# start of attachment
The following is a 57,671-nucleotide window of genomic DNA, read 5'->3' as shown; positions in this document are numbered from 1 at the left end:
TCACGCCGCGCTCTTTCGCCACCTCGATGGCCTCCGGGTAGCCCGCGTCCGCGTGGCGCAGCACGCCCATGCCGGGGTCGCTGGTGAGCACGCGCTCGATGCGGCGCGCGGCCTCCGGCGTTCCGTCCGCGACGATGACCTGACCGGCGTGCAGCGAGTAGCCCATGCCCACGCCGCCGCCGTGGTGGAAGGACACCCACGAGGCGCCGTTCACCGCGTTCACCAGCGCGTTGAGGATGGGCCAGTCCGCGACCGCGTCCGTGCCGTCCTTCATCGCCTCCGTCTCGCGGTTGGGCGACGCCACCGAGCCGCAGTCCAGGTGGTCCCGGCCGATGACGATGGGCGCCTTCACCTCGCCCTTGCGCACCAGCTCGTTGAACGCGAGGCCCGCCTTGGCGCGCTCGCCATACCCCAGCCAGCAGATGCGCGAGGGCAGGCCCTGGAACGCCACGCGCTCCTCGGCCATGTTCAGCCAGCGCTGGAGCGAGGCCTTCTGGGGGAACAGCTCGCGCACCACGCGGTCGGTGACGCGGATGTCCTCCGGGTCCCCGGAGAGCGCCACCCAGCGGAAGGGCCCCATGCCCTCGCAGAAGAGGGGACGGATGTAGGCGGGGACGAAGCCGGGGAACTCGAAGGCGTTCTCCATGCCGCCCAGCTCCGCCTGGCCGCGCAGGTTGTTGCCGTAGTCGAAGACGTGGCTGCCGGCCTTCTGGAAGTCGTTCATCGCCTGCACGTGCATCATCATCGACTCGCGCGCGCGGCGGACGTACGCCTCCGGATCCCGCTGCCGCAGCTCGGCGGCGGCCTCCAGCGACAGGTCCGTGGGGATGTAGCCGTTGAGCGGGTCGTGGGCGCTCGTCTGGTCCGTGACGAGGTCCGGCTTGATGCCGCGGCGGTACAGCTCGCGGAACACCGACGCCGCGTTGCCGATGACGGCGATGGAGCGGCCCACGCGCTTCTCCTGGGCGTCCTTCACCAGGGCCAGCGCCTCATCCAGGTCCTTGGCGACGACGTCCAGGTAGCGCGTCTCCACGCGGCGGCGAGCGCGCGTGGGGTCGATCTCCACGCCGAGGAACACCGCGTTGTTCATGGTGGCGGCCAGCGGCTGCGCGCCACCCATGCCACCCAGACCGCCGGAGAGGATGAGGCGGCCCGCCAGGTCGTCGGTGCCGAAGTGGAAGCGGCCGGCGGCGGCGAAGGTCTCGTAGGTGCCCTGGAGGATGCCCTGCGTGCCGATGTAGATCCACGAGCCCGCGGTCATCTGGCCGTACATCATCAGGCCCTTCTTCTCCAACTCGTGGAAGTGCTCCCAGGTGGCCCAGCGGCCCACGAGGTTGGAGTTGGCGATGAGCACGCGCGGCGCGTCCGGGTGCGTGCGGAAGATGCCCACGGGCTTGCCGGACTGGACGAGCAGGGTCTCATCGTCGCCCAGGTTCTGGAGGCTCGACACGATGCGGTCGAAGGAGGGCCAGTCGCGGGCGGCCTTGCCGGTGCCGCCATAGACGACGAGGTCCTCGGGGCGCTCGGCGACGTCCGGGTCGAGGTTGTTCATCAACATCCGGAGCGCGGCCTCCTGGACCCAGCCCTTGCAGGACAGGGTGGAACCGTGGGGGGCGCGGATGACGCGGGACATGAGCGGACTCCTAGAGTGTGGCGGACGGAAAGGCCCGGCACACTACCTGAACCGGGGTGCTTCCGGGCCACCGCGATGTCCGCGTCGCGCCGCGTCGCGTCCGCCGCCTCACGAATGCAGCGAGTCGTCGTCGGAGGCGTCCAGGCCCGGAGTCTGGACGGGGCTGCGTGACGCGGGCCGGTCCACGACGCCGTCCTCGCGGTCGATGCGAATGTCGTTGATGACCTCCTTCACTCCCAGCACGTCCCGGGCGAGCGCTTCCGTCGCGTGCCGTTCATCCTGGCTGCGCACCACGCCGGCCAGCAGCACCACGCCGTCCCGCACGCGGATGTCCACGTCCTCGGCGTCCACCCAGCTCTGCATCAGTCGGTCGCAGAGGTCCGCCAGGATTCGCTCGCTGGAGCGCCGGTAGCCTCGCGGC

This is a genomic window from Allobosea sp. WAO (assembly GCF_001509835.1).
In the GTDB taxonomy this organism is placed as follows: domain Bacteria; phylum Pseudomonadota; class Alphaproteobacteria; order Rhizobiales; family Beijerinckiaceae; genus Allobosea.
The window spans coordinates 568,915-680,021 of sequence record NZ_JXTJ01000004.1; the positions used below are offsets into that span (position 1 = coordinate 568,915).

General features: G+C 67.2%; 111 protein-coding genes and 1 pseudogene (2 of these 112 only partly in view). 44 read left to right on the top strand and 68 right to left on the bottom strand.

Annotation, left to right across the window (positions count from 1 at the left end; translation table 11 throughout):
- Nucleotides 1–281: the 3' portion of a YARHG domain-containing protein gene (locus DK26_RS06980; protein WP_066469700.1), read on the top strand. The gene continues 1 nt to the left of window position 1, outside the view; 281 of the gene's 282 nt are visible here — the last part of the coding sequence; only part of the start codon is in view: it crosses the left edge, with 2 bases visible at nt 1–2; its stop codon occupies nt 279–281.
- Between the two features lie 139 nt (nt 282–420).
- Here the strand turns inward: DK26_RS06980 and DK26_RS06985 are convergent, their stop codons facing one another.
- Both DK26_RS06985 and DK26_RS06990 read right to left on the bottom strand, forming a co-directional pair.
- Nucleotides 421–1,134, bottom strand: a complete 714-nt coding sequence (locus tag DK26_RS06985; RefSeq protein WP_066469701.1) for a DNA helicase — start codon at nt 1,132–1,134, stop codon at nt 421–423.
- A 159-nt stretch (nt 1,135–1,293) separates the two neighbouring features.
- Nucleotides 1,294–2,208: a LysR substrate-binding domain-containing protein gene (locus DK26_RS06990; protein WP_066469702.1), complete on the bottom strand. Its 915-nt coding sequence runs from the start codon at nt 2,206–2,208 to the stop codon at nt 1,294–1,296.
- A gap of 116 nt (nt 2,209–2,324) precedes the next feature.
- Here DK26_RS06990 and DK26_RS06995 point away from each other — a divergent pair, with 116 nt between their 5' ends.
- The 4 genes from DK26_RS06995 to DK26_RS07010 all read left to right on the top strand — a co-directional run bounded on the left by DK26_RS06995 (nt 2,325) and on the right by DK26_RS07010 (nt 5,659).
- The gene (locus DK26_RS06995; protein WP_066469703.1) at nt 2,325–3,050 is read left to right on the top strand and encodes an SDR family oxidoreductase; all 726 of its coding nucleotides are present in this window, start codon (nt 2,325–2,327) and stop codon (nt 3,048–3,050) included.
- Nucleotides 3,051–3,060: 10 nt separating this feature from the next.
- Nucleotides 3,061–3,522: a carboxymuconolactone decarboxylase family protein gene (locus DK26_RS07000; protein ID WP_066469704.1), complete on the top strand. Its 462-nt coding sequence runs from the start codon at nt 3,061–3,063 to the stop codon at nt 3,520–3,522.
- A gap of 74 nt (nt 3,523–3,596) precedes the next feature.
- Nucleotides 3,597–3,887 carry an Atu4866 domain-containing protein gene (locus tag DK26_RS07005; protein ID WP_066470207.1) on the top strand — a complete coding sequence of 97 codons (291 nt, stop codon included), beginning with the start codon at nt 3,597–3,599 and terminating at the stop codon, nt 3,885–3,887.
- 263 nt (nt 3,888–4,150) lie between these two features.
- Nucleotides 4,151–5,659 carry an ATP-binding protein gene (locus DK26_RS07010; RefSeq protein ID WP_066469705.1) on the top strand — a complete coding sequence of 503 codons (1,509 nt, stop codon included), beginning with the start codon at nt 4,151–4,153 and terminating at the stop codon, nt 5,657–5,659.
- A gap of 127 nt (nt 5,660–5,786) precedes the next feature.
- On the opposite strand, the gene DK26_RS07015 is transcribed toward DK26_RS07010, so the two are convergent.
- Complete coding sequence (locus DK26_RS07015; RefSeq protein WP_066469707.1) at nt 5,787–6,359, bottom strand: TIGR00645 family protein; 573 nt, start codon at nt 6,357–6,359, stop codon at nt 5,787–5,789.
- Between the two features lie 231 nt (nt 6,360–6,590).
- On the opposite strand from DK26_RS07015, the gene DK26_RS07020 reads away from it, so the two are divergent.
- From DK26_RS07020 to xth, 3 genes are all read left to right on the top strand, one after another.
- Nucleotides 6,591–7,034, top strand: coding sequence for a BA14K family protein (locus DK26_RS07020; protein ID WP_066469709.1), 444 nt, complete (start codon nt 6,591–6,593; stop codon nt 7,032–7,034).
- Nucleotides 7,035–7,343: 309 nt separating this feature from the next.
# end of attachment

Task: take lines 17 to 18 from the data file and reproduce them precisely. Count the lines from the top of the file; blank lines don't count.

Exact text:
- The 4 genes from DK26_RS06995 to DK26_RS07010 all read left to right on the top strand — a co-directional run bounded on the left by DK26_RS06995 (nt 2,325) and on the right by DK26_RS07010 (nt 5,659).
- The gene (locus DK26_RS06995; protein WP_066469703.1) at nt 2,325–3,050 is read left to right on the top strand and encodes an SDR family oxidoreductase; all 726 of its coding nucleotides are present in this window, start codon (nt 2,325–2,327) and stop codon (nt 3,048–3,050) included.